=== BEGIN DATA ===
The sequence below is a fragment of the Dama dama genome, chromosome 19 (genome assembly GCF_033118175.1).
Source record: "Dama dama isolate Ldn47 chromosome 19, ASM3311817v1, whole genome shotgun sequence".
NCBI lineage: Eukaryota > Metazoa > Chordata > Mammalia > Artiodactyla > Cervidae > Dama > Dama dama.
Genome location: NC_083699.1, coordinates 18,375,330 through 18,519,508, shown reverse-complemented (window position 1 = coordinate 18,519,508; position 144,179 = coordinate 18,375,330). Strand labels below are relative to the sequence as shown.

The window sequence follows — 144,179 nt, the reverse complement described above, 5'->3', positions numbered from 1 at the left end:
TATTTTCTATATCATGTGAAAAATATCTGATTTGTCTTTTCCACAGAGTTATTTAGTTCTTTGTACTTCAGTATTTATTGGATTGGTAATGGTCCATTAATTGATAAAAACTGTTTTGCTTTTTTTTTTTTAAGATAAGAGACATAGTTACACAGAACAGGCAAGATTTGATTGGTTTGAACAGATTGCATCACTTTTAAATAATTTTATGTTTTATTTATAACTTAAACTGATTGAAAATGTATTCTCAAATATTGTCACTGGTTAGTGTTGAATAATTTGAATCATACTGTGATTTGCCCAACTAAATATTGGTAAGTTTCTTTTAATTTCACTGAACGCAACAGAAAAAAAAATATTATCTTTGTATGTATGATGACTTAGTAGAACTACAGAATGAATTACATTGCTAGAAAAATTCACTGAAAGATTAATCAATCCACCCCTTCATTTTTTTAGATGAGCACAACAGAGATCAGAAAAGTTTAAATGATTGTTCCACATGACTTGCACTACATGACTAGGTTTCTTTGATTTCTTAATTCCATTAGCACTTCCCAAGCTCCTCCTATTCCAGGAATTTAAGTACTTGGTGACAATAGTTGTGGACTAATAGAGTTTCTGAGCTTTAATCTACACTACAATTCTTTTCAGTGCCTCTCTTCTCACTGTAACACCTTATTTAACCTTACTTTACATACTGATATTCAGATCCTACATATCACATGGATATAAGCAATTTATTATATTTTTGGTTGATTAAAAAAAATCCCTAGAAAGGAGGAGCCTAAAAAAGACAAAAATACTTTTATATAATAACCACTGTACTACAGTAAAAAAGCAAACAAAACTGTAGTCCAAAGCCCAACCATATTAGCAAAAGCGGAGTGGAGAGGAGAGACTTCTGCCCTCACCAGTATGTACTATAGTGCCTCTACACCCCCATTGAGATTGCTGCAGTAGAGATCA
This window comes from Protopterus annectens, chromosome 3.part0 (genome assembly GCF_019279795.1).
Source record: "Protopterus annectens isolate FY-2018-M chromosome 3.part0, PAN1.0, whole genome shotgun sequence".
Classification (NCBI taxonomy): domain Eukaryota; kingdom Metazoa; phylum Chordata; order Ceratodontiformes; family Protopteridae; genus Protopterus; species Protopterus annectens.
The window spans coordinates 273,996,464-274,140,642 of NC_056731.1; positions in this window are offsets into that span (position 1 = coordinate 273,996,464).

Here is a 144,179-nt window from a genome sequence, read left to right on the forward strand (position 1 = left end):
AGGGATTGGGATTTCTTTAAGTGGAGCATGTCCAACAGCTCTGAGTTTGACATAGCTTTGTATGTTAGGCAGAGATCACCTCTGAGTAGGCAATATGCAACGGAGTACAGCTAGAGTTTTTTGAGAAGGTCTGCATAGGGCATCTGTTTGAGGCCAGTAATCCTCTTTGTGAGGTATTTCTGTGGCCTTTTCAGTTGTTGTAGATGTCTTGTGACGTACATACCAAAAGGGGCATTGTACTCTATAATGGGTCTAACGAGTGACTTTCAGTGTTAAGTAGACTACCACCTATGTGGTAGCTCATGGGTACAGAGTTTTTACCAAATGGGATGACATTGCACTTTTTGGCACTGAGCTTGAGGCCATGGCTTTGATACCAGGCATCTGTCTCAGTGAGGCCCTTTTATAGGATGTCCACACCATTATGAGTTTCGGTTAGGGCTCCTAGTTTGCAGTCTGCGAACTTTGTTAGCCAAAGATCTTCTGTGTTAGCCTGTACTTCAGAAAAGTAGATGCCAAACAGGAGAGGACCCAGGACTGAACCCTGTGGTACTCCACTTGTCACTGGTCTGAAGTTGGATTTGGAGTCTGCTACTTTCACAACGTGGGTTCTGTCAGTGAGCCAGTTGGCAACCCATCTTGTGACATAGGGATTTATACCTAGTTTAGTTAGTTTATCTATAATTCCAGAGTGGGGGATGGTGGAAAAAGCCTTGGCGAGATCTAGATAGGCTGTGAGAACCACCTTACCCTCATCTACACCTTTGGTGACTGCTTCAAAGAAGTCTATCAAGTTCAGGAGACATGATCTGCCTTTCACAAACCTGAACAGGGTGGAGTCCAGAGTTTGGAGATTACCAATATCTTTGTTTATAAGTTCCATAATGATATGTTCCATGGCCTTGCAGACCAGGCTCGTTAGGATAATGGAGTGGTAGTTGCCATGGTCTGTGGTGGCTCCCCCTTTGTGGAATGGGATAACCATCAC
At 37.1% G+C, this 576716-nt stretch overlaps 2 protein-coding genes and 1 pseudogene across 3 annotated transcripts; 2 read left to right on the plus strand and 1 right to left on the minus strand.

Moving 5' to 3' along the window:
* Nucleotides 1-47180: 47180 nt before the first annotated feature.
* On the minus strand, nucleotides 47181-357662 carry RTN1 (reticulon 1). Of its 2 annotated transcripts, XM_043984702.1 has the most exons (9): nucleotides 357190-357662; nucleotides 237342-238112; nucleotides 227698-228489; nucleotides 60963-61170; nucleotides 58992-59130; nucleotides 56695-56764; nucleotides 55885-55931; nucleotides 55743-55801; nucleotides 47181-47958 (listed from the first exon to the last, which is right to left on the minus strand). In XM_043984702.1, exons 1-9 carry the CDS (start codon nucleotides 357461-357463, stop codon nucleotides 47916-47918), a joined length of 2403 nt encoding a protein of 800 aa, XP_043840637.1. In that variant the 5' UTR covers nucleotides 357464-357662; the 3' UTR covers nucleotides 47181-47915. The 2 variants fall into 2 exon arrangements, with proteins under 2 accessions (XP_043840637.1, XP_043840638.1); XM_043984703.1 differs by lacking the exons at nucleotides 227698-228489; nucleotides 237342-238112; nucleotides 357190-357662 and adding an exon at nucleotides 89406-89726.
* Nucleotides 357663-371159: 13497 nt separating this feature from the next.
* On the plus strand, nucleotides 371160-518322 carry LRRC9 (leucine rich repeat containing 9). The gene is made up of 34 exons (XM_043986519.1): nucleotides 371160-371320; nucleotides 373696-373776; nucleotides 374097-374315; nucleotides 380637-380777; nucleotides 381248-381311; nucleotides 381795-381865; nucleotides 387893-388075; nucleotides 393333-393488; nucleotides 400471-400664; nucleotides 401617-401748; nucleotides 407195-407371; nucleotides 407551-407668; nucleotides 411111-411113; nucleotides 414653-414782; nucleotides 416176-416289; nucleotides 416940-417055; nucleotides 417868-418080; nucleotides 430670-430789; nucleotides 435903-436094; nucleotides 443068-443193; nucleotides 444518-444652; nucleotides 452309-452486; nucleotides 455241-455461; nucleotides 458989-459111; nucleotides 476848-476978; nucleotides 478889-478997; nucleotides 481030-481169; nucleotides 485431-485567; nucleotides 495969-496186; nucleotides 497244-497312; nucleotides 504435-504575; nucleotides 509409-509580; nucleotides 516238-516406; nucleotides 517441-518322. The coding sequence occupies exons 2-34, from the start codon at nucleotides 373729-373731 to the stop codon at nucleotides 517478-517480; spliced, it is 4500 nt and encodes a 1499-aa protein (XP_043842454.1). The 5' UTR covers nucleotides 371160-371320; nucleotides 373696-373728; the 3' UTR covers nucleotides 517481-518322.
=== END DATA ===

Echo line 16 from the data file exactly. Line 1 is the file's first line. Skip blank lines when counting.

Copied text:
* On the minus strand, nucleotides 47181-357662 carry RTN1 (reticulon 1). Of its 2 annotated transcripts, XM_043984702.1 has the most exons (9): nucleotides 357190-357662; nucleotides 237342-238112; nucleotides 227698-228489; nucleotides 60963-61170; nucleotides 58992-59130; nucleotides 56695-56764; nucleotides 55885-55931; nucleotides 55743-55801; nucleotides 47181-47958 (listed from the first exon to the last, which is right to left on the minus strand). In XM_043984702.1, exons 1-9 carry the CDS (start codon nucleotides 357461-357463, stop codon nucleotides 47916-47918), a joined length of 2403 nt encoding a protein of 800 aa, XP_043840637.1. In that variant the 5' UTR covers nucleotides 357464-357662; the 3' UTR covers nucleotides 47181-47915. The 2 variants fall into 2 exon arrangements, with proteins under 2 accessions (XP_043840637.1, XP_043840638.1); XM_043984703.1 differs by lacking the exons at nucleotides 227698-228489; nucleotides 237342-238112; nucleotides 357190-357662 and adding an exon at nucleotides 89406-89726.